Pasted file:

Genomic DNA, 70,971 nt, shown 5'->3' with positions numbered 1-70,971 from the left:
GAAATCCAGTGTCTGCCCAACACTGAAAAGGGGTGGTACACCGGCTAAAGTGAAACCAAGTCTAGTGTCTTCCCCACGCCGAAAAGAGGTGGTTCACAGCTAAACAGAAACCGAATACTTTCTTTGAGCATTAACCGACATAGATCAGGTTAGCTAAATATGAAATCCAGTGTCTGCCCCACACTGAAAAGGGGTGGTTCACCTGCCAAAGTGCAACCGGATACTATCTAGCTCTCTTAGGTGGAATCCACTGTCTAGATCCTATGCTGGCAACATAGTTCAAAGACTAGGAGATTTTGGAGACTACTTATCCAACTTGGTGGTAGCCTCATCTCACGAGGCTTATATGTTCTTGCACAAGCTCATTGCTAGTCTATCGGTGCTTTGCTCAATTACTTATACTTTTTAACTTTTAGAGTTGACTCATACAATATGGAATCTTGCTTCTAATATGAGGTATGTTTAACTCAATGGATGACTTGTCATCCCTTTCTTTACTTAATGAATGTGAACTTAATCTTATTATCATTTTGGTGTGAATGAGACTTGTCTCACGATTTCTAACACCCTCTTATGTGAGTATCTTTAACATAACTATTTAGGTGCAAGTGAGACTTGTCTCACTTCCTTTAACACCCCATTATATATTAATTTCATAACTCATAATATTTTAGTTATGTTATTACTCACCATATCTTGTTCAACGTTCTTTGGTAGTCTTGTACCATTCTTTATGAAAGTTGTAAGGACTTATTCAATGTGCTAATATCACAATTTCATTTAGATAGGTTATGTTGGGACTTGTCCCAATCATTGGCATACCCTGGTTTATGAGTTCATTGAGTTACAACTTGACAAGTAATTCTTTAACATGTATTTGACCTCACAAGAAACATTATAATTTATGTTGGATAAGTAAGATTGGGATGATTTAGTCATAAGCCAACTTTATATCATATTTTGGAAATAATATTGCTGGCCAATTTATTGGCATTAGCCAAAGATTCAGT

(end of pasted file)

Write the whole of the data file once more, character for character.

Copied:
Genomic DNA, 70,971 nt, shown 5'->3' with positions numbered 1-70,971 from the left:
GAAATCCAGTGTCTGCCCAACACTGAAAAGGGGTGGTACACCGGCTAAAGTGAAACCAAGTCTAGTGTCTTCCCCACGCCGAAAAGAGGTGGTTCACAGCTAAACAGAAACCGAATACTTTCTTTGAGCATTAACCGACATAGATCAGGTTAGCTAAATATGAAATCCAGTGTCTGCCCCACACTGAAAAGGGGTGGTTCACCTGCCAAAGTGCAACCGGATACTATCTAGCTCTCTTAGGTGGAATCCACTGTCTAGATCCTATGCTGGCAACATAGTTCAAAGACTAGGAGATTTTGGAGACTACTTATCCAACTTGGTGGTAGCCTCATCTCACGAGGCTTATATGTTCTTGCACAAGCTCATTGCTAGTCTATCGGTGCTTTGCTCAATTACTTATACTTTTTAACTTTTAGAGTTGACTCATACAATATGGAATCTTGCTTCTAATATGAGGTATGTTTAACTCAATGGATGACTTGTCATCCCTTTCTTTACTTAATGAATGTGAACTTAATCTTATTATCATTTTGGTGTGAATGAGACTTGTCTCACGATTTCTAACACCCTCTTATGTGAGTATCTTTAACATAACTATTTAGGTGCAAGTGAGACTTGTCTCACTTCCTTTAACACCCCATTATATATTAATTTCATAACTCATAATATTTTAGTTATGTTATTACTCACCATATCTTGTTCAACGTTCTTTGGTAGTCTTGTACCATTCTTTATGAAAGTTGTAAGGACTTATTCAATGTGCTAATATCACAATTTCATTTAGATAGGTTATGTTGGGACTTGTCCCAATCATTGGCATACCCTGGTTTATGAGTTCATTGAGTTACAACTTGACAAGTAATTCTTTAACATGTATTTGACCTCACAAGAAACATTATAATTTATGTTGGATAAGTAAGATTGGGATGATTTAGTCATAAGCCAACTTTATATCATATTTTGGAAATAATATTGCTGGCCAATTTATTGGCATTAGCCAAAGATTCAGT